Olivier Gutknecht reported on some of this in English back in April 2006.

Free is also going to do a rollout of FTTH to every home in Paris which they say they will unbundle to competitors.

They also now have a national WiMax license acquired through the acquisition by their parent company, Iliad, of Altitude Telecom.

This recent presentation on Iliad's mid-2006 results provides a good overview of their strategic direction and their financials. What is next?

Tuesday, October 17, 2006 10:20:26 AM (W. Europe Standard Time, UTC+01:00)  #     | 
 Wednesday, October 04, 2006

The ITU and the EU's Daidalos Project plan a workshop on "Digital Identity for NGN" Dec. 5 in Geneva, officials said Mon. The Daidalos Project and VeriSign are advancing global standardization of digital identity management at the ITU, officials said. Proposals have been floated at ITU on handling the issue, but consensus is still forming. The aim of the workshop is to understand better providers' need to offer digital identity across layers of communication systems, administrative domains and other boundaries, documents said. Key challenges for developing a more consistent approach are to tackle the conflicting requirements of privacy, identification and security, documents said. The NGN-GSI Event will focus on identity management as a key theme during its meeting Oct. 23-Nov. 3, said an official involved in the work. The past year or 2, several research institutes in Japan, S. Korea and Switzerland have been interested in sensor network identifiers, he added. There's supposed to be an identity management piece in the October 23-24 Grid Workshop as well, the official said: "There's a whole burgeoning world of communicating sensor devices, and [they] will need some kind of identity to communicate whatever kind of sensing information they have."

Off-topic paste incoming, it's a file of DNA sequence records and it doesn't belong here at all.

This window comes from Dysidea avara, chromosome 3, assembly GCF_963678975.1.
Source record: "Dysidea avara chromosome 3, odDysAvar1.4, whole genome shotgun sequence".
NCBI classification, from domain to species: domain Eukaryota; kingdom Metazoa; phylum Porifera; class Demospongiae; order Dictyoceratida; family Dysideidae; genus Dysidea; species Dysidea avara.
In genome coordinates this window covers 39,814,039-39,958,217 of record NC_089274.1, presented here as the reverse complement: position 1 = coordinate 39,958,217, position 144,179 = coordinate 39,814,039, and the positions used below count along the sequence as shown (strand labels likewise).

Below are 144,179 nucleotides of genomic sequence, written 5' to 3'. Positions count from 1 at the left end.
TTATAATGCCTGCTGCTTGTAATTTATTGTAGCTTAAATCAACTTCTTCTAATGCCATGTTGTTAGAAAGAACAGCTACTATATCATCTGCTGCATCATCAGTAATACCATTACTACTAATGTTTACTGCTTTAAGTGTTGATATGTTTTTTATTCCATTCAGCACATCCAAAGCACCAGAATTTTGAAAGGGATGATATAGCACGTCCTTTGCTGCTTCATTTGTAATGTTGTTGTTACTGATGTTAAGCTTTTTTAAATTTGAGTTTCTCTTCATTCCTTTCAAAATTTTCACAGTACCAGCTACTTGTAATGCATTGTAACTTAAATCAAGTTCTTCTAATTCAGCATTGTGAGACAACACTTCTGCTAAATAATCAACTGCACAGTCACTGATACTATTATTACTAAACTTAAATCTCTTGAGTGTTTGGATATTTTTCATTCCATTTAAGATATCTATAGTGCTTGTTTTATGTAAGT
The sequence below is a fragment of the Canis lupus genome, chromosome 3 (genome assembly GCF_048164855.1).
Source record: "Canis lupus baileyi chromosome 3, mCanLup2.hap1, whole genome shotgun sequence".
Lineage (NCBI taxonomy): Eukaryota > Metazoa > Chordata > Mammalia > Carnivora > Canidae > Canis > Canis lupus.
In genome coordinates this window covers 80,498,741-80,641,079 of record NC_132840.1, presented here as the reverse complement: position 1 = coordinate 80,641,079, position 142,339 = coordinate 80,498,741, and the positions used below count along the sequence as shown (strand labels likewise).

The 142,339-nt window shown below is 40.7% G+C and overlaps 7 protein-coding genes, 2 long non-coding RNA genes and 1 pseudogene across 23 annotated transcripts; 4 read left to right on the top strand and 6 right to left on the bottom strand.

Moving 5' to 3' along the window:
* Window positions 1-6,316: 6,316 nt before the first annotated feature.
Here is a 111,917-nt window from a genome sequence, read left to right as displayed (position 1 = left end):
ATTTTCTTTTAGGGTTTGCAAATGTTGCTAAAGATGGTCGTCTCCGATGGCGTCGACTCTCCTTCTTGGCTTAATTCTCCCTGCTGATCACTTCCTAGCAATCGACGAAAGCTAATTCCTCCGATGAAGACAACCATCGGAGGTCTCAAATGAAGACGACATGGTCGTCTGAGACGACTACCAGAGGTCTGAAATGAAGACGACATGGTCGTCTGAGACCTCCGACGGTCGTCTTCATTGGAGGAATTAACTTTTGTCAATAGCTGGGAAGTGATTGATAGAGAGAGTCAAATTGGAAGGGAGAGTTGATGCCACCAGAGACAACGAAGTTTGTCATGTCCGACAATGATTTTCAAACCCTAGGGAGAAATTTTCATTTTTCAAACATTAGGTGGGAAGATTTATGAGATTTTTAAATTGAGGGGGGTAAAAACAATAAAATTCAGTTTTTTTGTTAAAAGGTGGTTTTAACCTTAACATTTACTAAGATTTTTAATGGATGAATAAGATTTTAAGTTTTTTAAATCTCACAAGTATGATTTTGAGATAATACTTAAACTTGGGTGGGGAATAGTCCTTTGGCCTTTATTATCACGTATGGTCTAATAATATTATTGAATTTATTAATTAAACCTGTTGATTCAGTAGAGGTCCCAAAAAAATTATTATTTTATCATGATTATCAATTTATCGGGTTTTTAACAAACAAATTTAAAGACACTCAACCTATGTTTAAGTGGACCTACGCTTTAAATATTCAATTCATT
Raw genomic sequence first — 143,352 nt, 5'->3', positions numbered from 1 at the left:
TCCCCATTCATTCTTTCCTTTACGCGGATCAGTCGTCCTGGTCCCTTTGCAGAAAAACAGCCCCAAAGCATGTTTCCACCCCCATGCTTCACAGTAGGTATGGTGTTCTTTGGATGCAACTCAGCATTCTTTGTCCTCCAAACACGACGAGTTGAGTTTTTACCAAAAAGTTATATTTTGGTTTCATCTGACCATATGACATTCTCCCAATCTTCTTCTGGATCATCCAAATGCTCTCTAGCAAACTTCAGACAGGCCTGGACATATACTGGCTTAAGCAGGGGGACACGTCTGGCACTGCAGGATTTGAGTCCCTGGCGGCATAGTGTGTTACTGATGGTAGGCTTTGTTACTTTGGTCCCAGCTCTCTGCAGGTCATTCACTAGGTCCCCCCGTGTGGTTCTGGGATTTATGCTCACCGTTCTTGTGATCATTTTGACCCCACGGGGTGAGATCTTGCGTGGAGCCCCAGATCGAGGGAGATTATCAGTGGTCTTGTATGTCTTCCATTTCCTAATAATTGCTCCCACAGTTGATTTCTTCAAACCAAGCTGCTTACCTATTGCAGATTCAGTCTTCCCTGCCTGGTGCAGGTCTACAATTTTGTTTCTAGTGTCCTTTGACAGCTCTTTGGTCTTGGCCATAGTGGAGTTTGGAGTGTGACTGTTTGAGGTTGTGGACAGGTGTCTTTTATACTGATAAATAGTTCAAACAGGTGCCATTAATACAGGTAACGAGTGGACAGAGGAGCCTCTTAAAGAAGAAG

Source: Warren's Washington Internet Daily

Wednesday, October 04, 2006 8:44:39 AM (W. Europe Standard Time, UTC+01:00)  #     | 
 Thursday, June 01, 2006

A joint ITU-T/Global Grid Forum (GGF) workshop on NGN and Grids will take place at ITU headquarters, Geneva, from 23 to 24 October 2006 inclusive. The invitation letter contains additional details and a provisional agenda. The objective of the meeting is to:

  • Review the present status of applications, services and business opportunities in Grid networks and NGNs.
  • Discuss future evolution for Grids and NGNs both in terms of business opportunities and related technical requirements.
  • Identify relevant existing international standards as well as gaps in the standardization framework for Grids and NGNs.
  • Understand what additional features required by Grids should be considered in ITU-T’s NGN Release 2.
  • Identify the impact of NGN on Grids.
  • Contribute to the establishment of a roadmap for future standardization activities among major players.
  • Prepare a coordinated action plan on urgent standardization issues between standards developing organizations and fora/consortia working in this area.
Thursday, June 01, 2006 10:26:20 AM (W. Europe Standard Time, UTC+01:00)  #     | 
 Monday, April 03, 2006

The IEEE 802.11 Working Group has passed a major milestone in the development of IEEE 802.11s(TM), "Wireless LAN Medium Access Control (MAC) and Physical Layer (PHY) Specifications: Extended Service Set Mesh Networking", by voting to confirm a single proposal as the initial basis for the IEEE 802.11s standard. Many additional steps, which will include technical changes, are necessary before this standard becomes final; but this vote sets the baseline from which the group will work. Once completed, IEEE 802.11s will provide an interoperable and secure wireless distribution system between IEEE 802.11(TM) mesh points. This can reduce backhaul and installation costs. It also will extend mobility to access points in IEEE wireless local area networks (WLANs), enabling a new class of IEEE 802.11 applications that require untethered infrastructure.